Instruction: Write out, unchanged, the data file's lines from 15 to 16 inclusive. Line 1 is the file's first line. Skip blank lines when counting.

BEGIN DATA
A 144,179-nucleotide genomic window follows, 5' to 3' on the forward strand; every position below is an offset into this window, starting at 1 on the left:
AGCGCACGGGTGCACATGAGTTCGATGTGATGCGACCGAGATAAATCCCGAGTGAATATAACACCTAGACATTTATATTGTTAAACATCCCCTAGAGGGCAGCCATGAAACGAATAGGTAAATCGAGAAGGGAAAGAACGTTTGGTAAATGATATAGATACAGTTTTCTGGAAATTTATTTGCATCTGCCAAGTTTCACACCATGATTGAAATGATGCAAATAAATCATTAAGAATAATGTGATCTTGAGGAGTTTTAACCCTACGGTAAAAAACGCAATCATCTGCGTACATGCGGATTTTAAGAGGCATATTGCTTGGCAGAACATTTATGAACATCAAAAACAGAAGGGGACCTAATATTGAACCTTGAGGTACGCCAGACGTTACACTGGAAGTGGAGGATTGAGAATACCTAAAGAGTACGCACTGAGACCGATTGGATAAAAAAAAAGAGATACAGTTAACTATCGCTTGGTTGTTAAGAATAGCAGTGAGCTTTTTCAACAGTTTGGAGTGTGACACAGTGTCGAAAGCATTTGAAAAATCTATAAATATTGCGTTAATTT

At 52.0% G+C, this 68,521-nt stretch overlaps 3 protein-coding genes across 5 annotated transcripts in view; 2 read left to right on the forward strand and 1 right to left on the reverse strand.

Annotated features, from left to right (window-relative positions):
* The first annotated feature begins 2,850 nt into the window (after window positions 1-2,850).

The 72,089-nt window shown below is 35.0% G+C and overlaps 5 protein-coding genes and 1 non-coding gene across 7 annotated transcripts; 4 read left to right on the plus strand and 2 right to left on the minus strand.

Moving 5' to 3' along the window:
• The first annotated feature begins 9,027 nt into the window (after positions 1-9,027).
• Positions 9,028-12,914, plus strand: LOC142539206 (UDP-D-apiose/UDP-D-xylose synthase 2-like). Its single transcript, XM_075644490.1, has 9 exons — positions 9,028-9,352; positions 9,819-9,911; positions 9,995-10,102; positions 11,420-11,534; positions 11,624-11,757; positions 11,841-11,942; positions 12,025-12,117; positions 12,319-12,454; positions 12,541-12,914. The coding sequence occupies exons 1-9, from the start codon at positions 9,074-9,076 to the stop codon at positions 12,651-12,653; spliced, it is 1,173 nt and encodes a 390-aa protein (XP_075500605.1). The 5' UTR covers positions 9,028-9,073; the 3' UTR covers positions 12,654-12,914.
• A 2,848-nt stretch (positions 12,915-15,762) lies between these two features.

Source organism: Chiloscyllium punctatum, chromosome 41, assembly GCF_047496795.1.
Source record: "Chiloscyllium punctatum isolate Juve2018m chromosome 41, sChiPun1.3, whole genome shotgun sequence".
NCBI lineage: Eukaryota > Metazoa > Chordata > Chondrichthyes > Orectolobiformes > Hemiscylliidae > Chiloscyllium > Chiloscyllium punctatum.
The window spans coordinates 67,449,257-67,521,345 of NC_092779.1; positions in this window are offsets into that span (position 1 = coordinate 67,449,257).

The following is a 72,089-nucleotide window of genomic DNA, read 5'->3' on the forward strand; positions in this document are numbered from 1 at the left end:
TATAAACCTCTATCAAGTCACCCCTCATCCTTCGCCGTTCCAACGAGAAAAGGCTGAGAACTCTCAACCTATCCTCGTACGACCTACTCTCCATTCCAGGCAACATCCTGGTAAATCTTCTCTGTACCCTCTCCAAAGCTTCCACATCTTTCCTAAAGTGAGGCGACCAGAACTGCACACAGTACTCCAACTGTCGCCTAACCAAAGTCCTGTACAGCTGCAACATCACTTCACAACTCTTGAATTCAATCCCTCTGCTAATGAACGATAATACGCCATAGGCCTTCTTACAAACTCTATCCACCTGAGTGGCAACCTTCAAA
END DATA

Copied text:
The following is a 72,089-nucleotide window of genomic DNA, read 5'->3' on the forward strand; positions in this document are numbered from 1 at the left end:
TATAAACCTCTATCAAGTCACCCCTCATCCTTCGCCGTTCCAACGAGAAAAGGCTGAGAACTCTCAACCTATCCTCGTACGACCTACTCTCCATTCCAGGCAACATCCTGGTAAATCTTCTCTGTACCCTCTCCAAAGCTTCCACATCTTTCCTAAAGTGAGGCGACCAGAACTGCACACAGTACTCCAACTGTCGCCTAACCAAAGTCCTGTACAGCTGCAACATCACTTCACAACTCTTGAATTCAATCCCTCTGCTAATGAACGATAATACGCCATAGGCCTTCTTACAAACTCTATCCACCTGAGTGGCAACCTTCAAA